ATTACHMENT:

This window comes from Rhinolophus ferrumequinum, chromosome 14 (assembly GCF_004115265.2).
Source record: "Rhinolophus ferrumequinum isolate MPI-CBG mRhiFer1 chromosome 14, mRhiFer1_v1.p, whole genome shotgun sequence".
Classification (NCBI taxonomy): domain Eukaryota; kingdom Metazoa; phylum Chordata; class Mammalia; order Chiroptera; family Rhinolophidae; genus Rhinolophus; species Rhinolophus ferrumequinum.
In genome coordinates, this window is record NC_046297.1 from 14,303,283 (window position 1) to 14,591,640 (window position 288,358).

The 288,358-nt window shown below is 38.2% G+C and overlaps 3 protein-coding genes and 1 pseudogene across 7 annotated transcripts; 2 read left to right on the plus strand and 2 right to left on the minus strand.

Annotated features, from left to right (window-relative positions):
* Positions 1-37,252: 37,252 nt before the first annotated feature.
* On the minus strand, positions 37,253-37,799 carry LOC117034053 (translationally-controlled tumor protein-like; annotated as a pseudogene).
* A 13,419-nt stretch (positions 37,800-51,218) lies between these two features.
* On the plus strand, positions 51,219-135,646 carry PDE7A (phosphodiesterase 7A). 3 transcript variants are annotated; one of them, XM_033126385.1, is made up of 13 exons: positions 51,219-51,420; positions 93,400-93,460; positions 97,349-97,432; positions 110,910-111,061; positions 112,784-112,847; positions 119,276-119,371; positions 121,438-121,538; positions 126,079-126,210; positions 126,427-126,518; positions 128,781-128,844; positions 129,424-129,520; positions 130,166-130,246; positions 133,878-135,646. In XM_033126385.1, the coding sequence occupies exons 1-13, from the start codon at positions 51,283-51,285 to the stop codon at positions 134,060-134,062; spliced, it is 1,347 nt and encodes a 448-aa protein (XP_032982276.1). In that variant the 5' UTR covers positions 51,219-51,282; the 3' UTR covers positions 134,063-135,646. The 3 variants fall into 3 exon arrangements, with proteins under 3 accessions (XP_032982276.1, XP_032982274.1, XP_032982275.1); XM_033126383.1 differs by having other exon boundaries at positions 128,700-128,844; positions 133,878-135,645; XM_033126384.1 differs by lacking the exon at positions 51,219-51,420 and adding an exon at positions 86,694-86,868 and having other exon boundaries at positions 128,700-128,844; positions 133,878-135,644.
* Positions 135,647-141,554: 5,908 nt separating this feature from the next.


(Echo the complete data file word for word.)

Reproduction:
This window comes from Rhinolophus ferrumequinum, chromosome 14 (assembly GCF_004115265.2).
Source record: "Rhinolophus ferrumequinum isolate MPI-CBG mRhiFer1 chromosome 14, mRhiFer1_v1.p, whole genome shotgun sequence".
Classification (NCBI taxonomy): domain Eukaryota; kingdom Metazoa; phylum Chordata; class Mammalia; order Chiroptera; family Rhinolophidae; genus Rhinolophus; species Rhinolophus ferrumequinum.
In genome coordinates, this window is record NC_046297.1 from 14,303,283 (window position 1) to 14,591,640 (window position 288,358).

The 288,358-nt window shown below is 38.2% G+C and overlaps 3 protein-coding genes and 1 pseudogene across 7 annotated transcripts; 2 read left to right on the plus strand and 2 right to left on the minus strand.

Annotated features, from left to right (window-relative positions):
* Positions 1-37,252: 37,252 nt before the first annotated feature.
* On the minus strand, positions 37,253-37,799 carry LOC117034053 (translationally-controlled tumor protein-like; annotated as a pseudogene).
* A 13,419-nt stretch (positions 37,800-51,218) lies between these two features.
* On the plus strand, positions 51,219-135,646 carry PDE7A (phosphodiesterase 7A). 3 transcript variants are annotated; one of them, XM_033126385.1, is made up of 13 exons: positions 51,219-51,420; positions 93,400-93,460; positions 97,349-97,432; positions 110,910-111,061; positions 112,784-112,847; positions 119,276-119,371; positions 121,438-121,538; positions 126,079-126,210; positions 126,427-126,518; positions 128,781-128,844; positions 129,424-129,520; positions 130,166-130,246; positions 133,878-135,646. In XM_033126385.1, the coding sequence occupies exons 1-13, from the start codon at positions 51,283-51,285 to the stop codon at positions 134,060-134,062; spliced, it is 1,347 nt and encodes a 448-aa protein (XP_032982276.1). In that variant the 5' UTR covers positions 51,219-51,282; the 3' UTR covers positions 134,063-135,646. The 3 variants fall into 3 exon arrangements, with proteins under 3 accessions (XP_032982276.1, XP_032982274.1, XP_032982275.1); XM_033126383.1 differs by having other exon boundaries at positions 128,700-128,844; positions 133,878-135,645; XM_033126384.1 differs by lacking the exon at positions 51,219-51,420 and adding an exon at positions 86,694-86,868 and having other exon boundaries at positions 128,700-128,844; positions 133,878-135,644.
* Positions 135,647-141,554: 5,908 nt separating this feature from the next.